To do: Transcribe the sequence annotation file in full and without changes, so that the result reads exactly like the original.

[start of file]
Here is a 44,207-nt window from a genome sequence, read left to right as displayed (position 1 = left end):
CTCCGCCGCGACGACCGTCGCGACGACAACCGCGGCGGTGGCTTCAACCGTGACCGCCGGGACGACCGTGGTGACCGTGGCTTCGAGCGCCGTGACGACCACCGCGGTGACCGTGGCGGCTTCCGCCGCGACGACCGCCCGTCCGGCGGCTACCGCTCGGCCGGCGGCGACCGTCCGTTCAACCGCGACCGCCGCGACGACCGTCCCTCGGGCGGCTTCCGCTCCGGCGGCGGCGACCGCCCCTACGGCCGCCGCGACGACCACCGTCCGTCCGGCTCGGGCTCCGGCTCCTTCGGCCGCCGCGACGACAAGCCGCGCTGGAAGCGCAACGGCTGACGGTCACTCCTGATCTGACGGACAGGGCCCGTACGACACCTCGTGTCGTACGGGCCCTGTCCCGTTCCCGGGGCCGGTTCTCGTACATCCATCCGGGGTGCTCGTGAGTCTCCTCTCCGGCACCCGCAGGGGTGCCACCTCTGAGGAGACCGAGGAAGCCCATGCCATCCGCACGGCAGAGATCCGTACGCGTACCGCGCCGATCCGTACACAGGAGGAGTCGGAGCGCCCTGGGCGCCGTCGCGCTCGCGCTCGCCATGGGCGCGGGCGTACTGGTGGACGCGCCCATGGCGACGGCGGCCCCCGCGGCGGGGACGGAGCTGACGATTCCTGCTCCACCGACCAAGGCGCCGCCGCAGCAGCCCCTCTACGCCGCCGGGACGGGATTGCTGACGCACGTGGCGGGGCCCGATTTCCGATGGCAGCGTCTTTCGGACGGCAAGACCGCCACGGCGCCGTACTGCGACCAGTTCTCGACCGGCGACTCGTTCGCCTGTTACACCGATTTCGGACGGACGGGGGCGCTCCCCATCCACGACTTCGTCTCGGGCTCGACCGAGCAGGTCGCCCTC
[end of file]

Here is a 44,207-nt window from a genome sequence, read left to right as displayed (position 1 = left end):
CTCCGCCGCGACGACCGTCGCGACGACAACCGCGGCGGTGGCTTCAACCGTGACCGCCGGGACGACCGTGGTGACCGTGGCTTCGAGCGCCGTGACGACCACCGCGGTGACCGTGGCGGCTTCCGCCGCGACGACCGCCCGTCCGGCGGCTACCGCTCGGCCGGCGGCGACCGTCCGTTCAACCGCGACCGCCGCGACGACCGTCCCTCGGGCGGCTTCCGCTCCGGCGGCGGCGACCGCCCCTACGGCCGCCGCGACGACCACCGTCCGTCCGGCTCGGGCTCCGGCTCCTTCGGCCGCCGCGACGACAAGCCGCGCTGGAAGCGCAACGGCTGACGGTCACTCCTGATCTGACGGACAGGGCCCGTACGACACCTCGTGTCGTACGGGCCCTGTCCCGTTCCCGGGGCCGGTTCTCGTACATCCATCCGGGGTGCTCGTGAGTCTCCTCTCCGGCACCCGCAGGGGTGCCACCTCTGAGGAGACCGAGGAAGCCCATGCCATCCGCACGGCAGAGATCCGTACGCGTACCGCGCCGATCCGTACACAGGAGGAGTCGGAGCGCCCTGGGCGCCGTCGCGCTCGCGCTCGCCATGGGCGCGGGCGTACTGGTGGACGCGCCCATGGCGACGGCGGCCCCCGCGGCGGGGACGGAGCTGACGATTCCTGCTCCACCGACCAAGGCGCCGCCGCAGCAGCCCCTCTACGCCGCCGGGACGGGATTGCTGACGCACGTGGCGGGGCCCGATTTCCGATGGCAGCGTCTTTCGGACGGCAAGACCGCCACGGCGCCGTACTGCGACCAGTTCTCGACCGGCGACTCGTTCGCCTGTTACACCGATTTCGGACGGACGGGGGCGCTCCCCATCCACGACTTCGTCTCGGGCTCGACCGAGCAGGTCGCCCTC